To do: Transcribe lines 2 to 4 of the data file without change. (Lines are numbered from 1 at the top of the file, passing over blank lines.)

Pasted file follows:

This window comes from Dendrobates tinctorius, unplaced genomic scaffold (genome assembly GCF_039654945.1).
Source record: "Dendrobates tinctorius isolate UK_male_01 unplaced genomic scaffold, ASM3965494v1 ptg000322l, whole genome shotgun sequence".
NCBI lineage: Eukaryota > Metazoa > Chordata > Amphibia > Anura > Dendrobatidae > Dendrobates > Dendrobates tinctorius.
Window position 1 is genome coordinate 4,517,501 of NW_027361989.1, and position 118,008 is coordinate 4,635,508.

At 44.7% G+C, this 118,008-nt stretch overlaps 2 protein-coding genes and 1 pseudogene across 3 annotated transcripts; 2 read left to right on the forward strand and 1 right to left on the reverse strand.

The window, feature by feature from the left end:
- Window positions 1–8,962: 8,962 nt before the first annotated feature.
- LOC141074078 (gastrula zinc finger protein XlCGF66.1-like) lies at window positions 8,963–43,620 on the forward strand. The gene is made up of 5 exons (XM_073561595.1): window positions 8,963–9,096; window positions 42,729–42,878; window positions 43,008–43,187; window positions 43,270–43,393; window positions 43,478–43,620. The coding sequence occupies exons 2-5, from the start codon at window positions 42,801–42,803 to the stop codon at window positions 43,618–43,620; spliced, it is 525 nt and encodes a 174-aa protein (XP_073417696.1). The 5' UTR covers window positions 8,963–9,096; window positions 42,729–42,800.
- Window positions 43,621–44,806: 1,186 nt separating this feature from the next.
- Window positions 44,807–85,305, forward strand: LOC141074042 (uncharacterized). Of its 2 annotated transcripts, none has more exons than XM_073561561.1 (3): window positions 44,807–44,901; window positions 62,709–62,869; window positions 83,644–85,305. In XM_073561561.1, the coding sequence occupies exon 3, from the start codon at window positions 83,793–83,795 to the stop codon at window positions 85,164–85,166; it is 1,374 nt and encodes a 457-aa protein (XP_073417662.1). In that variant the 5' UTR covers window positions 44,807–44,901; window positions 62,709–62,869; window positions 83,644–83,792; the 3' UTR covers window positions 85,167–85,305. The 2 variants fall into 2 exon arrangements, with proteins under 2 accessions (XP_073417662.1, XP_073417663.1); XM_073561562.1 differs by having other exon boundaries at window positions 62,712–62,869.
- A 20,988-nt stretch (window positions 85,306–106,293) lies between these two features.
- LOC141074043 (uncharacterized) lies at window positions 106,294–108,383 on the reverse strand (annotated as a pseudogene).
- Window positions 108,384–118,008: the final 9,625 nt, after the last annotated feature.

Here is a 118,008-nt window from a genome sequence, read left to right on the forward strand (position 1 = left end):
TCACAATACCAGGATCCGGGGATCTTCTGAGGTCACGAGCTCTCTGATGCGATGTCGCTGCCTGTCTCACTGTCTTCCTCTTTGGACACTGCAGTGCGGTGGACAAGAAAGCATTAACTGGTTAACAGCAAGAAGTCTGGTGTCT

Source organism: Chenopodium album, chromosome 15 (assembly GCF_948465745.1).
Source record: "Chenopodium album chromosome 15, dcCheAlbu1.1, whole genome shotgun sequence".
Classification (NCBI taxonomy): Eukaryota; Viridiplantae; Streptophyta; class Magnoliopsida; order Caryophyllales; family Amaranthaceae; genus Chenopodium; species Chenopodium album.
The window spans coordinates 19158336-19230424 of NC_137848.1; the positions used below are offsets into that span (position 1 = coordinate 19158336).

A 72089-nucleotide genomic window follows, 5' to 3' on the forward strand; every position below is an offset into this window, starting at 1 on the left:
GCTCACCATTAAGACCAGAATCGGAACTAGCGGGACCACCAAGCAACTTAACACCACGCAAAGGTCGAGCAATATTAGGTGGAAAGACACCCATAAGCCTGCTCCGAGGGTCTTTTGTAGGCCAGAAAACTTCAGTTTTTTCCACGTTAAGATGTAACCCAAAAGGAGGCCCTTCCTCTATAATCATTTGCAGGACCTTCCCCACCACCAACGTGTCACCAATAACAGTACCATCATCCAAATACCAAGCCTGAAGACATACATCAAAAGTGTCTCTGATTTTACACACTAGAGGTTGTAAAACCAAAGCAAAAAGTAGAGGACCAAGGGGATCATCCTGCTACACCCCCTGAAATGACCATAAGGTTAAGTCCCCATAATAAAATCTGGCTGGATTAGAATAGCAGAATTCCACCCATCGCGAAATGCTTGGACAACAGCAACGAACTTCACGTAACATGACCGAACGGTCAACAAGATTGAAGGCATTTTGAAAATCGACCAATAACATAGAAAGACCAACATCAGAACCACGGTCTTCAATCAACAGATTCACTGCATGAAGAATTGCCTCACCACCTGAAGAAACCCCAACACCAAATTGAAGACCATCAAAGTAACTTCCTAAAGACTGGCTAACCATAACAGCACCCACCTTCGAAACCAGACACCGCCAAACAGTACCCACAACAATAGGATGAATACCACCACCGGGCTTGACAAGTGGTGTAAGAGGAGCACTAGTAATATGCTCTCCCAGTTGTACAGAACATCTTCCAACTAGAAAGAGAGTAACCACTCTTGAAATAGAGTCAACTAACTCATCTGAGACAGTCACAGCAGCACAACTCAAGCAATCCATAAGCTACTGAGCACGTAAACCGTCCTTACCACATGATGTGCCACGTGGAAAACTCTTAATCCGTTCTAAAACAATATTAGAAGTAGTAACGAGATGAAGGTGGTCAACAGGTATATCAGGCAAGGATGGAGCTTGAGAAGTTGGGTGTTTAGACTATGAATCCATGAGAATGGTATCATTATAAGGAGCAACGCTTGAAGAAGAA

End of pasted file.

Source record: "Dendrobates tinctorius isolate UK_male_01 unplaced genomic scaffold, ASM3965494v1 ptg000322l, whole genome shotgun sequence".
NCBI lineage: Eukaryota > Metazoa > Chordata > Amphibia > Anura > Dendrobatidae > Dendrobates > Dendrobates tinctorius.
Window position 1 is genome coordinate 4,517,501 of NW_027361989.1, and position 118,008 is coordinate 4,635,508.